If you want your business to get ahead, get a subscription model

This post was authored by Matthew Lynn and first published by The Telegraph with the title. “If you want your business to get ahead, get a subscription model”. Read other reviews of SUBSCRIBED by Tien Tzuo in The Wall Street Journal, Forbes, CNBC and Business Insider. Check it out on Amazon here!

What is the biggest trend shaping global business? The growing dominance of the smartphone over everything we do and buy? The incredible rise of China? Or the emergence of artificial intelligence? You can make a decent case for all of them. But actually, it might be something that hardly anyone is paying much attention to. The development of the subscription economy.

From Netflix to Amazon Prime, to Spotify, Apple and Microsoft, subscriptions are not only powering the world’s most successful tech companies, they are increasingly starting to get some traction in old economy markets like razor blades as well.

As we increasingly switch from buying things to buying experiences and services, their dominance is only going to grow. But very few companies have yet mastered how to build those relationships. The trick for investors may be to identify those that have – because they are going to be the biggest winners over the next decade.

Take a look at the most successful companies over the past few years, and they nearly all have one thing in common. Not only are they tech-based, innovative and creative, they mostly have subscription either at the heart of their business or as a major part of it. Netflix and Spotify are the two most obvious examples.

Netflix has turned itself into the biggest media company in the world with its huge range of high-quality programmes for a single set price, while Spotify persuaded people to pay for music again with its vast range of music. Netflix now has an astounding 130m subscribers, double the population of the UK, while Spotify now has 83m.

Amazon Prime is a form of subscription, and now has 100m members, while Apple is increasingly driven by sign-ups to its services (Apple Music, for example, is already up to 40m people) and Microsoft has revived itself as much by building subscriptions as selling software.

In Subscribed, a new business book making waves in the US, Tien Tzuo, the founder of the software firm Zuora, describes it as the one key trend that is reshaping the way businesses operate. “We’re in a pivotal moment in business history, one not seen since the Industrial Revolution,” argues Tzuo. “The world is moving from products to services. Subscriptions are exploding because billions of digital consumers are increasingly favouring access over ownership, but most companies are still set up to sell products.”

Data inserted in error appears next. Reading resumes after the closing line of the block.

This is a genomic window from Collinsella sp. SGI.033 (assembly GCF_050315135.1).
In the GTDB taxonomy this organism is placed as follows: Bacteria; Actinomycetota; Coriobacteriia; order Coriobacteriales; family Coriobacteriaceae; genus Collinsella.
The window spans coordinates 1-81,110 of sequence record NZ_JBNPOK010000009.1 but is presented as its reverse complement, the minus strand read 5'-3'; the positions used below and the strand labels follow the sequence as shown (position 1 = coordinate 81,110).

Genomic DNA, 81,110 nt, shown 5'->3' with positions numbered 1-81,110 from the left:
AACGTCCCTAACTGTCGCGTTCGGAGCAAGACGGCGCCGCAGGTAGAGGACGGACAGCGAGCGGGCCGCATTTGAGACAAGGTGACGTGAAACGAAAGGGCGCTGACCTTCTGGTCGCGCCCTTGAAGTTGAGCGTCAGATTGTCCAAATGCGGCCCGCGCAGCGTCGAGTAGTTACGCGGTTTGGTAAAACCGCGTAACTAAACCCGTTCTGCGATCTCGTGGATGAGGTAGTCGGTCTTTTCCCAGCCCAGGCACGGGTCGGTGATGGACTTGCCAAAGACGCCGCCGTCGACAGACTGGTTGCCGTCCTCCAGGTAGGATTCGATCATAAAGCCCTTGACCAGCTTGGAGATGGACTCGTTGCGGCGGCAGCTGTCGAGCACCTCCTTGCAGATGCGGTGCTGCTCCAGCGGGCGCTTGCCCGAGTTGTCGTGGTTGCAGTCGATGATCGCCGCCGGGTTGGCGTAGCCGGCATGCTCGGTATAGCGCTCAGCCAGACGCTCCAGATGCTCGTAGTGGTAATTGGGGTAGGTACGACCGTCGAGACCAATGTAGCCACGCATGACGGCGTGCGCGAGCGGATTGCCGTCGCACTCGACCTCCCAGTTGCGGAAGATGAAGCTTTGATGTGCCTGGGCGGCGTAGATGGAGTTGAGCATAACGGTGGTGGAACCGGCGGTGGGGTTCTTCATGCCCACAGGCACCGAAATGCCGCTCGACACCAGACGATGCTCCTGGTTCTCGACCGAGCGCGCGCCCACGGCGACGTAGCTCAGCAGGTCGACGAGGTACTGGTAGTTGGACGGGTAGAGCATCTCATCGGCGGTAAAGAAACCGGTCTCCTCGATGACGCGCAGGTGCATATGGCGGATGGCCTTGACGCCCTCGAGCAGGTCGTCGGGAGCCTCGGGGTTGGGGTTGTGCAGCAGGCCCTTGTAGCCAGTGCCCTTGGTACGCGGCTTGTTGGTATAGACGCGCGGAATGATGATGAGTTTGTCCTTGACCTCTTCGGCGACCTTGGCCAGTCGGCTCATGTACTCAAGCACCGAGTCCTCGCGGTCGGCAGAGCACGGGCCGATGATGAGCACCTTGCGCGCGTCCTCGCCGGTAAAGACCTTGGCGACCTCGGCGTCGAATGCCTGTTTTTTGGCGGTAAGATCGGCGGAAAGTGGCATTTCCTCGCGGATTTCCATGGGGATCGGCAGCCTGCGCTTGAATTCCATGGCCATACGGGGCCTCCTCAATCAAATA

Of course, there might well be some hype in all that. Not many things can genuinely equal the Industrial Revolution in their impact on business history. Even so, Tzuo is making an important point, and one that traditional companies need to take on board. Subscription may have made its biggest impact so far in technology, but it has already started to break out of that and has the potential to become far more important over the next few years.

In this country, Sky has always based its business on millions of sign-ups to its satellite packages. The Dollar Shave Club persuaded millions of men to subscribe for a monthly supply of razors and ended up being sold to Unilever for a reported $1bn (£790m).

The guitar manufacturer Fender has branched into subscription lessons in how to play the instrument. In fact, subscription models have three big advantages over traditional rivals.

First, they can drive down costs because they guarantee recurring revenues which mean the company can be run on far tighter margins. One reason Dollar Shave Club did so well was because it offered a much better deal to those of us who were often surprised, to put it mildly, by how much its rivals thought they could charge for a tiny strip of metal encased in plastic in the supermarket.

Next, they offer a vast range of products at a single, convenient price, which explains why Netflix and Spotify, and to some extent Sky, have done so well.

Finally, they can cut out middlemen and deliver products directly to consumers, driving down costs even further, and increasing choice.

There are lots of industries where there is still the potential for massive growth. Cars may well be one of the industries with the biggest potential, especially as driverless vehicles make their way on to the road over the next few years. There is not much point in owning a car when you can pay a monthly fee for using one when you want to – indeed car-sharing companies are already offering that.

If razors can be sold by subscription, then there probably aren’t many products in the supermarket that can’t be marketed in the same way. Lots of wine is sold on subscription plans, and speciality food could easily go the same way. So could travel, and of course books.

There is a message in that for investors. The companies that understand subscription and can make it work are likely to be the big winners over the next decade. Indeed, the driverless car industry might end up being controlled by Netflix or Spotify or Amazon rather than Toyota or Volkswagen, simply because their understanding of subscription systems is so much more sophisticated. So might travel or food. And any traditional business that has not worked out how to respond to that may well have a dismal future.

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